If an employer terminates an employee without cause in the wrong way, they could end up on the hook for aggravated and/or punitive damages. This not only harms the employer’s financial position but also damages its reputation, potentially making it more difficult to attract top talent.

Courts in Ontario have not been shy in recent times in punishing employers that engage in wrongful conduct. This article looks at the recent decision of the Ontario Superior Court of Justice in Pohl v Hudson’s Bay Company, in which an employee was awarded both moral and punitive damages. 

This decision serves as a reminder to employers of the need to take care when dismissing an employee. It is crucial for employers to comply with the requirements of the Employment Standards Act (“ESA”) and not attempt to have the employee waive rights by accepting another job offer.

Employee marched out the door after being terminated without cause

In the case at hand, the plaintiff employee started working for the defendant employer, the Hudson’s Bay Company, in 1992. The plaintiff worked his way up through the company over a 28-year career with the defendant and, by 2012, he was the sales manager of eight departments in the Eglinton Square store and was responsible for 30 staff.

In September 2020, the defendant terminated his employment without cause. Despite no assertion of misconduct, the plaintiff’s supervisor was directed to “immediately walk him out the front door”.

The plaintiff sued for wrongful dismissal.

Employee wrongfully dismissed and entitled to 24 months notice period

When the matter was presented to the Court, the defendant argued that it did not wrongfully terminate the plaintiff’s unwritten employment contract because it offered him a voluntary severance package of 40 weeks’ pay in lieu of notice. However, the defendant argued that a reasonable notice period, in this case, would be 14 to 18 months, which is much longer than 40 weeks.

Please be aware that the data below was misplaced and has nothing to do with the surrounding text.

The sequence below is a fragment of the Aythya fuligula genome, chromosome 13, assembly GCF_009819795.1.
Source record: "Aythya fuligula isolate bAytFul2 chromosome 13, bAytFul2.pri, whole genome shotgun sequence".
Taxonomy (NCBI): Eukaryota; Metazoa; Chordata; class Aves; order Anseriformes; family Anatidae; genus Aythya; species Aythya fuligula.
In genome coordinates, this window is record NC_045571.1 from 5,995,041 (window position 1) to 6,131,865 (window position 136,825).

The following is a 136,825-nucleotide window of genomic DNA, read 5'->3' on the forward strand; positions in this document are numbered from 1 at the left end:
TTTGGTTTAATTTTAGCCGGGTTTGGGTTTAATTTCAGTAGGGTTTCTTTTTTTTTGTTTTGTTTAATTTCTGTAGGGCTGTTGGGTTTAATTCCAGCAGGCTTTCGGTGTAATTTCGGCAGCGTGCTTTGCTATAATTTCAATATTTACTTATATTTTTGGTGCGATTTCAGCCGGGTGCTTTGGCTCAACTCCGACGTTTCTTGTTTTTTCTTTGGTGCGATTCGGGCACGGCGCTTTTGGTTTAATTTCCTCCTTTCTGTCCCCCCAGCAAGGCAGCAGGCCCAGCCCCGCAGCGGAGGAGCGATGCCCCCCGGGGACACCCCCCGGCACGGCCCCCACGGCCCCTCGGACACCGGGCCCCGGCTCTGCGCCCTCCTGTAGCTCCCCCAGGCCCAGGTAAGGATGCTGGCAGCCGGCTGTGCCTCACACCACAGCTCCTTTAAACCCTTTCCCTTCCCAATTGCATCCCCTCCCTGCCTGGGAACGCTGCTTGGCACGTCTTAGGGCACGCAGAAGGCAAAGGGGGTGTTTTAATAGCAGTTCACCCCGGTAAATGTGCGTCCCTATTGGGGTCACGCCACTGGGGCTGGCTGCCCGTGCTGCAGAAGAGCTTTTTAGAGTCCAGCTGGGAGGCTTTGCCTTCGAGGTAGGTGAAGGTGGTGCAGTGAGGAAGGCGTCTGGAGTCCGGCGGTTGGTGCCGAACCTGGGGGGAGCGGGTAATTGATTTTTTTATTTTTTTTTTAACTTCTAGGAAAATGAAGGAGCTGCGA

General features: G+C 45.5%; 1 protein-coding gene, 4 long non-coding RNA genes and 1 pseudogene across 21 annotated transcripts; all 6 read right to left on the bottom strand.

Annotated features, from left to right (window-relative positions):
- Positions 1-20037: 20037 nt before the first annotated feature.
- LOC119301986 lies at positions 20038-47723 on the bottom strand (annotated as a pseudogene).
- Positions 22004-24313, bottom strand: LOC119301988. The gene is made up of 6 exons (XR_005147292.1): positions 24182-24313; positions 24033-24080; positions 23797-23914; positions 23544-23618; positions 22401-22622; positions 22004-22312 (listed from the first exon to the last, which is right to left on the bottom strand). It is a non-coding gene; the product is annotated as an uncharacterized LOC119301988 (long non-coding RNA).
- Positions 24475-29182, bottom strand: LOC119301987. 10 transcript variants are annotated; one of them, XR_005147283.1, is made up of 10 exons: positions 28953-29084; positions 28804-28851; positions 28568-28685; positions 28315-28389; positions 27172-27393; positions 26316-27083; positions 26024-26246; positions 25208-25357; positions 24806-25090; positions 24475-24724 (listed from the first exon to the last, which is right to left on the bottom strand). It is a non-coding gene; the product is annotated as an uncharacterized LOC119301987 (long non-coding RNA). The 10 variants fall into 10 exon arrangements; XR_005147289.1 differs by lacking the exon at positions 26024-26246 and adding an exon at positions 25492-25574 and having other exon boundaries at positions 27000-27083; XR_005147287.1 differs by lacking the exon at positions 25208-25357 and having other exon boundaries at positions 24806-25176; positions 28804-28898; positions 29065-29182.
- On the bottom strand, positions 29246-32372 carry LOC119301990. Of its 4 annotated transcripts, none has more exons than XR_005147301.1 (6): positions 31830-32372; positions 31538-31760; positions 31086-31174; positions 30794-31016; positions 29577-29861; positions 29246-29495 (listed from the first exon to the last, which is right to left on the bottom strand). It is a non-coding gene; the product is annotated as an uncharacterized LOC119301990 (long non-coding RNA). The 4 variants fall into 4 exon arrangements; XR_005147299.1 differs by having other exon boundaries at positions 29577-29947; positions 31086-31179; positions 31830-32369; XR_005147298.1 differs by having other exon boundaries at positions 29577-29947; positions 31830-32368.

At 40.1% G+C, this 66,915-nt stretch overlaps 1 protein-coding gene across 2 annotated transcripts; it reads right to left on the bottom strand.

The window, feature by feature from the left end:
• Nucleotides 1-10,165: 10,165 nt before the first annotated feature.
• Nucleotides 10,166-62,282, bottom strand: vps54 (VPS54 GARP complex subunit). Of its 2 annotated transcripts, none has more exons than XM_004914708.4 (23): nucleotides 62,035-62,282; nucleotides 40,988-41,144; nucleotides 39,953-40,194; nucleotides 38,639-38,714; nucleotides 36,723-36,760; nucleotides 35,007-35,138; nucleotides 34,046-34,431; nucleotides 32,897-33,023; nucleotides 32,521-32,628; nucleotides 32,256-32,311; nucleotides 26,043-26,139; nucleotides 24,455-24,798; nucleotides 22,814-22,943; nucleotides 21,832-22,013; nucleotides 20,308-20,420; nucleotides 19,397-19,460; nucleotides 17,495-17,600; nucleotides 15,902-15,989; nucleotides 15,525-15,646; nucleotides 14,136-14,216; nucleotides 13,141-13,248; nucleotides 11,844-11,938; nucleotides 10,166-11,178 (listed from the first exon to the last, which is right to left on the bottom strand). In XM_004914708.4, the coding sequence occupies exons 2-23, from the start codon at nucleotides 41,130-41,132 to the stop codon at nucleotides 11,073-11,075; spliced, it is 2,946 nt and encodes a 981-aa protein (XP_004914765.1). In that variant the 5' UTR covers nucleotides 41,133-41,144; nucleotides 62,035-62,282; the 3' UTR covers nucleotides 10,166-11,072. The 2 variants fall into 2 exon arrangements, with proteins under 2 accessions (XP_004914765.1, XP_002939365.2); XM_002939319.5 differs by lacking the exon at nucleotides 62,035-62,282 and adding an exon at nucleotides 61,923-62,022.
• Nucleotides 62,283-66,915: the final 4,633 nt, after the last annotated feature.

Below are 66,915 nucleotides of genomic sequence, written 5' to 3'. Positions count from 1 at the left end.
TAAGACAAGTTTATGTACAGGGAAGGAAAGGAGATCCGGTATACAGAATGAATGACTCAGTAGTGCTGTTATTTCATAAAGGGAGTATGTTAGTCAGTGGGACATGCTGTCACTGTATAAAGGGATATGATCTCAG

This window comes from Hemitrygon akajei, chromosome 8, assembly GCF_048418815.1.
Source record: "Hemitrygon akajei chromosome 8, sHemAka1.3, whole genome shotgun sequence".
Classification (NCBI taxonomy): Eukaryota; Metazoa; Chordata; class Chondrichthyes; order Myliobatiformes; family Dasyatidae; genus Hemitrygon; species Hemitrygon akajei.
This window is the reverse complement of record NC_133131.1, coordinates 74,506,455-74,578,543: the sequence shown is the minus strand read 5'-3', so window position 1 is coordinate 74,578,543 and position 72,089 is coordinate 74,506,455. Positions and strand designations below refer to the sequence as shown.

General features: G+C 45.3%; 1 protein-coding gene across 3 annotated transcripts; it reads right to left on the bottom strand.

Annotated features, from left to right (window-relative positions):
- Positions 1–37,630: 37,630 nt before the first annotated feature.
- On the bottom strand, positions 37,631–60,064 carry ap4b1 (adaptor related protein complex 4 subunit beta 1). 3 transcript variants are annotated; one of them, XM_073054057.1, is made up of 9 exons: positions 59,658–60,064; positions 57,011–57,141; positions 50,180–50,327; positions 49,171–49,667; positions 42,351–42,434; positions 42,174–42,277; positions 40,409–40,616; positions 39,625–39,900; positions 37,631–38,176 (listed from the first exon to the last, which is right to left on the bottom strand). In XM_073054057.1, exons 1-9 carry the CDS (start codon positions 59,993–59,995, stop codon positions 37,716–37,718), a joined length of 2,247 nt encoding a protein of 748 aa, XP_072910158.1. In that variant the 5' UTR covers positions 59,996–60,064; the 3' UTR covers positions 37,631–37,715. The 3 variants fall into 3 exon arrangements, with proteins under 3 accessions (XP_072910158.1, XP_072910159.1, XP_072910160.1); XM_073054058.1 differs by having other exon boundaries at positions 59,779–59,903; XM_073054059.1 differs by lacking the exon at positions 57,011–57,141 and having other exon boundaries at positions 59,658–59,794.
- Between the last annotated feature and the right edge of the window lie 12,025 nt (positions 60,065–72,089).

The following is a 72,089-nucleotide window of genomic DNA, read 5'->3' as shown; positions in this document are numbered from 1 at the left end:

Justice Centa found that the severance package did not fall within the range of reasonable notice and that the plaintiff had been wrongfully dismissed. 

His Honour applied the Bardal factors and concluded that a notice period of 24 months was reasonable in these circumstances, noting that there were no exceptional circumstances presented to justify a notice period longer than 24 months.

Employer did not prove that employee failed to mitigate damages

Most of the argument focused on whether the plaintiff had taken reasonable steps to mitigate his damages.

In particular, the defendant noted that it offered the plaintiff continued employment as an associate lead. In contrast to his previous full-time position in which he earned over $60,000 plus benefits, the new position required the plaintiff to resign (thereby relinquishing his entitlement to a reasonable notice period based on his 28 years of service) and accept a wage of $18 per hour for work that could vary between 28 to 40 hours per week, however there were no guaranteed minimum hours. The offer also contained a ”breathtaking” provision, which purported to allow the employer to terminate his employment and pay him nothing or cut his hours to one per week without constituting constructive dismissal.